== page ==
Despite being invasive alien plants, they have been put to good use over time. Khakibos has long been used as a tick and flea repellent – I can remember besoms being made of khakibos to sweep around the farm yard and laying khakibos in the farmhouse before it was closed for long periods of time in order to limit the presence of fleas. These days it forms an important ingredient in many pet shampoos and other products, for example. It is thus actually cultivated in order to extract essential oils by means of steam distillation.

While I recall feeding blackjack plants to our chickens after a bout of weeding, I was astounded to discover the other day that this weed is cultivated in parts of this country as a nutritious food crop!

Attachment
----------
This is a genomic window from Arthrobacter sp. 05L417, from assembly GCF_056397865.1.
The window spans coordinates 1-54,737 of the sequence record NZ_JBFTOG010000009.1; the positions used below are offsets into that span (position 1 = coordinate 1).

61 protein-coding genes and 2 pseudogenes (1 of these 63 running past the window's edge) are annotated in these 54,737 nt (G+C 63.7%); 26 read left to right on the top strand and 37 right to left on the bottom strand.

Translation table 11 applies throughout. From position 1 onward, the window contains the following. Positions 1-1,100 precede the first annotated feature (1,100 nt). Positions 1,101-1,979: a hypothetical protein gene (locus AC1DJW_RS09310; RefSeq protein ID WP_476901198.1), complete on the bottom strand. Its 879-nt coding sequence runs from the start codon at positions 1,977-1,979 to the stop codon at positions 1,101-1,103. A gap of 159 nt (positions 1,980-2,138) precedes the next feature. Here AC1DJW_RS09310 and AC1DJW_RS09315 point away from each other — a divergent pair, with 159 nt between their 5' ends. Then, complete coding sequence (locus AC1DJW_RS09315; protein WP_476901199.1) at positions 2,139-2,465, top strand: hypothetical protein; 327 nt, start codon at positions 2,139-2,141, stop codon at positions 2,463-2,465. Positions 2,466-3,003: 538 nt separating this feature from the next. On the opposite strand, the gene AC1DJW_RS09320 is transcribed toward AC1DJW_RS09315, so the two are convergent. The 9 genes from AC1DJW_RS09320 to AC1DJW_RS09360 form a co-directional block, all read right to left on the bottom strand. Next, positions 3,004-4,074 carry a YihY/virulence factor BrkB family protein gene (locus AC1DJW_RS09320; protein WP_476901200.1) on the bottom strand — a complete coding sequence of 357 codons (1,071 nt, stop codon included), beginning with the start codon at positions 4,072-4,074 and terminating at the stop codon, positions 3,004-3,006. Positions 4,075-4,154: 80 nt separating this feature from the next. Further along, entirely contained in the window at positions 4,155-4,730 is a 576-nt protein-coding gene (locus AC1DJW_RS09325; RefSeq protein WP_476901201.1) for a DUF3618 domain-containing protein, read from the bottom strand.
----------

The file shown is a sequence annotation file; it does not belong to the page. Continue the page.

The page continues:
During its flowering season the Highveld is transformed into a land of beauty as cosmos blossoms of several hues dance about in the lands and beckon the attention of travellers by growing en masse along the road verges too. These days gardeners can purchase commercially produced cosmos seeds to brighten a bed or two.

This is how these naturalised aliens came to be a familiar part of our landscape so long ago.